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Electric car insurance
Electric car owners save on gas but may pay more for insurance.
Electric cars are environmentally friendly, plus you’ll save on gas and get a tax credit for your new purchase. But some of that extra money might have to go to insuring your new car.
Why do electric cars cost more to insure?
Just like traditional car insurance, premiums are based on a number of factors — including the car’s value, age and performance, as well as the driver’s age, driving record and location. But some factors are more unique to electric cars.
An electric car may run you more to insure than a gas-powered car because of:
- New tech. Electric cars rely heavily on new technology, and are much more expensive to repair after an accident — the battery alone can cost upwards of $10,000 on some models.
- Specialty mechanics. The repairs might also need to be carried out by specialist electric car mechanics, further upping the price — and consequently, the premiums.
- Higher MSRP. Base costs affect insurance rates, and electric cars tend to be pricier — that means repairs and replacements are more expensive even after accounting for the battery.
- Risk to pedestrians. Electric cars can also pose a greater risk to pedestrians who may fail to hear the quiet engine of an electric car approaching at slow speeds.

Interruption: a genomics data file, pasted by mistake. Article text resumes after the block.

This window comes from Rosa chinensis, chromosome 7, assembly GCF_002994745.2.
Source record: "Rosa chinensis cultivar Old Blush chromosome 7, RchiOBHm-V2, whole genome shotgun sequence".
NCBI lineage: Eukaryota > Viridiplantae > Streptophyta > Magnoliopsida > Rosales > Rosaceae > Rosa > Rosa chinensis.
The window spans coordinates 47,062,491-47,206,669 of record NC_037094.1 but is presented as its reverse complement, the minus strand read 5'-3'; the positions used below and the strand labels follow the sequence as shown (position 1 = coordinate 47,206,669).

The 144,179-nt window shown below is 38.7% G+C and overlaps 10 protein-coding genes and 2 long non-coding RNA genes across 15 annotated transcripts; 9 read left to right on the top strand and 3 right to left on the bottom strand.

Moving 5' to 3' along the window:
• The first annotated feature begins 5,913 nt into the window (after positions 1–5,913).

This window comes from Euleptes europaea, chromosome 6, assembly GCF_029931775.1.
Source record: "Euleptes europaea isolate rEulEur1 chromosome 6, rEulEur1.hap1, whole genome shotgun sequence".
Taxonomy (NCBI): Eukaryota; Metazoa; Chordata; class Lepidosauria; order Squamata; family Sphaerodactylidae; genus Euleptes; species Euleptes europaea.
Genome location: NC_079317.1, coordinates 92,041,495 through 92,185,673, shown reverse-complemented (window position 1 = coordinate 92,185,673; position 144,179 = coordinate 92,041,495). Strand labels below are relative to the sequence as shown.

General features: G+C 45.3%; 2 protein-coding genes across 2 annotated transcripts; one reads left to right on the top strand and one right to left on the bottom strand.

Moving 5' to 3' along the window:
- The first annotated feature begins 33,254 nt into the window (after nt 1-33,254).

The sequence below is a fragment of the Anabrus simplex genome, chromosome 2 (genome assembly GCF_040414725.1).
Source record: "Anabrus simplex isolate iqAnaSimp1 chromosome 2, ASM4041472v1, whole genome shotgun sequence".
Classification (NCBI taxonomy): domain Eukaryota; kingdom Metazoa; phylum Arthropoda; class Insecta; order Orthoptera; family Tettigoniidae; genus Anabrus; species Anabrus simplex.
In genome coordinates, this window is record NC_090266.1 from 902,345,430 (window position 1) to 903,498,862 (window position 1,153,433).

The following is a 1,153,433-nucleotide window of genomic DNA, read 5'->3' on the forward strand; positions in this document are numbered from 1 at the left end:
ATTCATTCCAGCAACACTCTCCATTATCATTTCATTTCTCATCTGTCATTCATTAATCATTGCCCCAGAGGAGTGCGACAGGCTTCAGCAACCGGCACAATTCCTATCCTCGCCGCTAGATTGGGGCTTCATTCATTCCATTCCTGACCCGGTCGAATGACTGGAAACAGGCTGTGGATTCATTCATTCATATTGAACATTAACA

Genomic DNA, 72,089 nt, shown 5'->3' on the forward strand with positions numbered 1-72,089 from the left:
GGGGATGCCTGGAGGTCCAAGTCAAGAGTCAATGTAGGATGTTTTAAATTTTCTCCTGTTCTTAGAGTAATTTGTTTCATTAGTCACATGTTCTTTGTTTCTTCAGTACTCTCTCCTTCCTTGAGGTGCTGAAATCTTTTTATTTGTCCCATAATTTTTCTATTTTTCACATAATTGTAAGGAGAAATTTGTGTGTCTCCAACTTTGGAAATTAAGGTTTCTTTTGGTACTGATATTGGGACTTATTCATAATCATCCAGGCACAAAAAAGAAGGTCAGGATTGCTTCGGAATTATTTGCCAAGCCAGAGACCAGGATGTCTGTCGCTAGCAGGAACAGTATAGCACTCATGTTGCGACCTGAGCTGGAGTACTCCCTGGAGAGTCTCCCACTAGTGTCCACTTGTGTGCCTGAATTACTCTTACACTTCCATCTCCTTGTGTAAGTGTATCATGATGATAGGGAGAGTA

How to get cheap electric car insurance
To save on your insurance:
- Choose a coverage level that suits you. When it comes to car insurance, more isn’t always better. For example, if your car is worth $15,000, $30,000 of collision coverage would be too much — the maximum amount the insurer will pay out is the value of your car.
- Limit optional extras if you don’t need them. For example, new cars and some credit cards come with roadside assistance, so you won’t need to add it to your insurance policy.
- Increase your deductible. Agreeing to pay a bigger deductible could make your overall premium cheaper. But don’t agree to a deductible that’s more than you can afford to pay.
- Increase security. If your car is not currently fitted with an alarm, think about adding one to reduce your premium.
- Have a secure location to park your car. Cars kept in a garage or on a secure driveway are usually cheaper to insure.
- Limit your mileage. If you start working part-time or your long commute becomes much shorter, letting your insurer know about a reduction in your mileage could result in cheaper insurance for lower mileage.
- Avoid paying monthly. Some insurers will offer discounts to customers who pay annually.
- Limit modifications. Any modification made to your car to make it look better or drive faster are likely to increase your premiums, so think carefully before making any changes.
- Look for discounts. Owning your own home, bundling multiple policies, insuring more than one car and keeping a clean driving record can all earn you discounts.
- Save in other ways. Make sure you’re taking advantage of tax breaks on electric vehicles from federal and state governments.